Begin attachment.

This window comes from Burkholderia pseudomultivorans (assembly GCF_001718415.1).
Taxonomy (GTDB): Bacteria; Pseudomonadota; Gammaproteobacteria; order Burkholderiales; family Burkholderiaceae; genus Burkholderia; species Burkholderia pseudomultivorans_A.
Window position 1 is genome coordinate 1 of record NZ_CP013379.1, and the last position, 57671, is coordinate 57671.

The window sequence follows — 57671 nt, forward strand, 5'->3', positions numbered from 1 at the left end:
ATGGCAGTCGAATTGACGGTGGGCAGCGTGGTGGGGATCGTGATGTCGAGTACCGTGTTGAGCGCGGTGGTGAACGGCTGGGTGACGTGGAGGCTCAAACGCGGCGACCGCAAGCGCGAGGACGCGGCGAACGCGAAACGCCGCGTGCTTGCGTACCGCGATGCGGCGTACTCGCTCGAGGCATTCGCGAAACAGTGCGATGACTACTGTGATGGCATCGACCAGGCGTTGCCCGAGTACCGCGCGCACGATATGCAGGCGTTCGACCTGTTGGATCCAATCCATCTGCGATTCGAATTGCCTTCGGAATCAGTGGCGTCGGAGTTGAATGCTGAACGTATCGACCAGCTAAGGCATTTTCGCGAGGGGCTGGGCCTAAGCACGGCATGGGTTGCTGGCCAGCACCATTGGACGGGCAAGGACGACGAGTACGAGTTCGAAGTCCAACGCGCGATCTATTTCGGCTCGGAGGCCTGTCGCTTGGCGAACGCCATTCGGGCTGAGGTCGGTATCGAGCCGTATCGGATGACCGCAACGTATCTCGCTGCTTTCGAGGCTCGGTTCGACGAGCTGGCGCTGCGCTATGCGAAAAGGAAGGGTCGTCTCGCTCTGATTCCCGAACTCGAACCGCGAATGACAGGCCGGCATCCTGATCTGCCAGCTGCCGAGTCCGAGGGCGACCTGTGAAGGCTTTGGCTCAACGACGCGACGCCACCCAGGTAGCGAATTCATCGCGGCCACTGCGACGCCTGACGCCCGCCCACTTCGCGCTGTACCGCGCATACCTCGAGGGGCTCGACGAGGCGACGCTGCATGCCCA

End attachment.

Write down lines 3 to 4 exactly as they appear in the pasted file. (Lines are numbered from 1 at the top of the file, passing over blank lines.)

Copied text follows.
Window position 1 is genome coordinate 1 of record NZ_CP013379.1, and the last position, 57671, is coordinate 57671.

The window sequence follows — 57671 nt, forward strand, 5'->3', positions numbered from 1 at the left end: